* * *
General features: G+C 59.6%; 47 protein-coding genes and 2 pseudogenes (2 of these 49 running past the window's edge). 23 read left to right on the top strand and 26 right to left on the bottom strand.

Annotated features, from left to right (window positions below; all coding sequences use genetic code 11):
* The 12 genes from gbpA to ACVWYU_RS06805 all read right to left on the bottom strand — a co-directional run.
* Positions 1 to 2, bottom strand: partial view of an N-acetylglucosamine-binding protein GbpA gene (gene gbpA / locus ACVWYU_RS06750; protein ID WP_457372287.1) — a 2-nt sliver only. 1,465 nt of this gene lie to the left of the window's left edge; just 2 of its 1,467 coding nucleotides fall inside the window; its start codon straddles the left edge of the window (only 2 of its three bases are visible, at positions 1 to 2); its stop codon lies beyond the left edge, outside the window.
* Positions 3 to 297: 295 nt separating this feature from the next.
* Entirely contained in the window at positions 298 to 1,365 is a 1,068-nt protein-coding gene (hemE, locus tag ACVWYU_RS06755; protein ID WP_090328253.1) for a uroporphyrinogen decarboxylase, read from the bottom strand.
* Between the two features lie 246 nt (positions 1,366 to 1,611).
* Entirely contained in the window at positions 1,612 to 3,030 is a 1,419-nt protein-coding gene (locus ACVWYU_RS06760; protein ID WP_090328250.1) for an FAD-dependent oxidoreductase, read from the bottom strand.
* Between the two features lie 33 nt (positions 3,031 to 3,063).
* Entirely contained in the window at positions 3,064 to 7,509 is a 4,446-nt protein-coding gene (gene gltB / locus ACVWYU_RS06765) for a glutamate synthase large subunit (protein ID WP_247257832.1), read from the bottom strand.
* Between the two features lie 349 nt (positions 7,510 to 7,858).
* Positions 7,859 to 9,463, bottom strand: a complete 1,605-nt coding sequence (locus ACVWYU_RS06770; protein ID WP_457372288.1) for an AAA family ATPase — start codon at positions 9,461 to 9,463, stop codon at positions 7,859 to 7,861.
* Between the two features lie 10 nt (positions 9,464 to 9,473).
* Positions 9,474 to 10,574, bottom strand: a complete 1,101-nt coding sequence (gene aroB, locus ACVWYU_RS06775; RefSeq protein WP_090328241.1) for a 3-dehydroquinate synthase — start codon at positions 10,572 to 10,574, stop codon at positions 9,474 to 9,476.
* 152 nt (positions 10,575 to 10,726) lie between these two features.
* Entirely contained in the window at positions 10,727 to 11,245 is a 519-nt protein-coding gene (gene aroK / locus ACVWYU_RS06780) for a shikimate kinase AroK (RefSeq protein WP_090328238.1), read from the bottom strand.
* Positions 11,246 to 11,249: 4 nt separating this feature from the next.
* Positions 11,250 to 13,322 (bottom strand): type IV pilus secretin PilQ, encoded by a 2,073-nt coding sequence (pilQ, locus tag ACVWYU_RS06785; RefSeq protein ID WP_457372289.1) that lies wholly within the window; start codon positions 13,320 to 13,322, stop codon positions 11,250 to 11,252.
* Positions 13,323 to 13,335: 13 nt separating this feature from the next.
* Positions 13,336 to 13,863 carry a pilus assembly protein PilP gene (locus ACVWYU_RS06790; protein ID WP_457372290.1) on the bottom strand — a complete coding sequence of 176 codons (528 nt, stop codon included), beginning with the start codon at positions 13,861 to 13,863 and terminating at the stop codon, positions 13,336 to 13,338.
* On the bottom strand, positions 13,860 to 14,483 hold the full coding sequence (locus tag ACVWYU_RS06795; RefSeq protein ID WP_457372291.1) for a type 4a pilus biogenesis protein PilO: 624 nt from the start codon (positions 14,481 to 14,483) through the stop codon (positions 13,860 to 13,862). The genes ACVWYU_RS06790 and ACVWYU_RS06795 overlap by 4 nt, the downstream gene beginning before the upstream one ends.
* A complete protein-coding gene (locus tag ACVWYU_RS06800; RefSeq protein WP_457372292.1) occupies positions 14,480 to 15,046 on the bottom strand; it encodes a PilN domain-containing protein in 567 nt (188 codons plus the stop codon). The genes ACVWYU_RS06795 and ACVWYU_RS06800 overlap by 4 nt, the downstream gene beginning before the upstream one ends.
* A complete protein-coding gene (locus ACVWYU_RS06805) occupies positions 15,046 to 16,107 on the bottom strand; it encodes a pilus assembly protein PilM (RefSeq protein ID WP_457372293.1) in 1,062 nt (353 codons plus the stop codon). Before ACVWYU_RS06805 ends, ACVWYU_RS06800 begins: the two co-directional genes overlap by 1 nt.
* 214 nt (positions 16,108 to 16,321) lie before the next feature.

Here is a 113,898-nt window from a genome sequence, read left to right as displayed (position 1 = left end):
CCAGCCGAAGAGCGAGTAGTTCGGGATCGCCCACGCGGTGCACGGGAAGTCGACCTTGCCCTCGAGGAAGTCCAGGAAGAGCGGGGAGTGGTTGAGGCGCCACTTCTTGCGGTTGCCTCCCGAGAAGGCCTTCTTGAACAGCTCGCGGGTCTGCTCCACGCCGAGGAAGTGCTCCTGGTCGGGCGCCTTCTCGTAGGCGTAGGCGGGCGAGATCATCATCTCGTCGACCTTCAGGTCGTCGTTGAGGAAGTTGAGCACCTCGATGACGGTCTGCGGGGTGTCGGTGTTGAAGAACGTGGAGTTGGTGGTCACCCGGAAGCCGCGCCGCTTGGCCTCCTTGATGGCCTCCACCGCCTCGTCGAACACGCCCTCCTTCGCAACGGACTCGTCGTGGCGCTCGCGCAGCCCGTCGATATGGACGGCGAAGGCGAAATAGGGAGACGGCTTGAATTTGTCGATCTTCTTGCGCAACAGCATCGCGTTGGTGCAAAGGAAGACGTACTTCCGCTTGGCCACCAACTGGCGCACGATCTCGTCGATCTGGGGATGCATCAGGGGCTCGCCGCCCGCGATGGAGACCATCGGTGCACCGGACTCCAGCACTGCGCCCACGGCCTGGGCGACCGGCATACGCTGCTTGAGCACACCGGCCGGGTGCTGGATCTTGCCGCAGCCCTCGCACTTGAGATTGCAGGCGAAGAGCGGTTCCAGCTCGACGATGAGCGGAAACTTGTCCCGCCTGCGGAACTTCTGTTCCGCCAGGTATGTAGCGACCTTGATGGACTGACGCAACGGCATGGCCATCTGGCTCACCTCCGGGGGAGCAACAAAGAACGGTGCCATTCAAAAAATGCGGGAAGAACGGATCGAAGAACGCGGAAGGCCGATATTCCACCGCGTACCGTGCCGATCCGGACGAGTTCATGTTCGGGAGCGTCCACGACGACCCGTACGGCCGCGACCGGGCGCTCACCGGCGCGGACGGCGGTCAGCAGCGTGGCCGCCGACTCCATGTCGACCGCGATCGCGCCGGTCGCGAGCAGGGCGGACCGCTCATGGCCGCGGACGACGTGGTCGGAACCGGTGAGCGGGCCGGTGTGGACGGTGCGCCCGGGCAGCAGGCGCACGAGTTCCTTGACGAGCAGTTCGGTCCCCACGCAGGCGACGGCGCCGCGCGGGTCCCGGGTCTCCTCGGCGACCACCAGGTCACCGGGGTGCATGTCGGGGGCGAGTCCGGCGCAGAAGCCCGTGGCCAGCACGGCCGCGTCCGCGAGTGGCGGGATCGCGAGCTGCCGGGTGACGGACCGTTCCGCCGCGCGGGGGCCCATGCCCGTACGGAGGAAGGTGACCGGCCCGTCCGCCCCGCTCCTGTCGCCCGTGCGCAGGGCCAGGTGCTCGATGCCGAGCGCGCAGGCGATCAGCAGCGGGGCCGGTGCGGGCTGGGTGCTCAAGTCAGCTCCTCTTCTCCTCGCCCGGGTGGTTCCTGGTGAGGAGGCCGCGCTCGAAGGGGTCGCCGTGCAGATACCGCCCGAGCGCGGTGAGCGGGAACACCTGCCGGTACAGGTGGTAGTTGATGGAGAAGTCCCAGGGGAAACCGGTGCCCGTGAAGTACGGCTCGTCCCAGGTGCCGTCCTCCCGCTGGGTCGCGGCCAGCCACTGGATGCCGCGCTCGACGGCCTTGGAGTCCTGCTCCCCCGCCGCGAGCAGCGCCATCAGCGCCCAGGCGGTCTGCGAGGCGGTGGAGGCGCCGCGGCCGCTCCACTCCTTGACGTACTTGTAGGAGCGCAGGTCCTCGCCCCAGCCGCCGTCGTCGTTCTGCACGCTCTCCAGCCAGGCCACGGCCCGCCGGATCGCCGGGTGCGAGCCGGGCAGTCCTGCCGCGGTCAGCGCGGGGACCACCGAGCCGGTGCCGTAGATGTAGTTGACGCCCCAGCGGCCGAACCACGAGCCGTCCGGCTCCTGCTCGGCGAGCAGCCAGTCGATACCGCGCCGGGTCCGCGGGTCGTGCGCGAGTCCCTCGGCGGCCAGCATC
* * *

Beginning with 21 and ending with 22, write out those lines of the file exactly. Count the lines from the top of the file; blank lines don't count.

* On the bottom strand, positions 13,860 to 14,483 hold the full coding sequence (locus tag ACVWYU_RS06795; RefSeq protein ID WP_457372291.1) for a type 4a pilus biogenesis protein PilO: 624 nt from the start codon (positions 14,481 to 14,483) through the stop codon (positions 13,860 to 13,862). The genes ACVWYU_RS06790 and ACVWYU_RS06795 overlap by 4 nt, the downstream gene beginning before the upstream one ends.
* A complete protein-coding gene (locus tag ACVWYU_RS06800; RefSeq protein WP_457372292.1) occupies positions 14,480 to 15,046 on the bottom strand; it encodes a PilN domain-containing protein in 567 nt (188 codons plus the stop codon). The genes ACVWYU_RS06795 and ACVWYU_RS06800 overlap by 4 nt, the downstream gene beginning before the upstream one ends.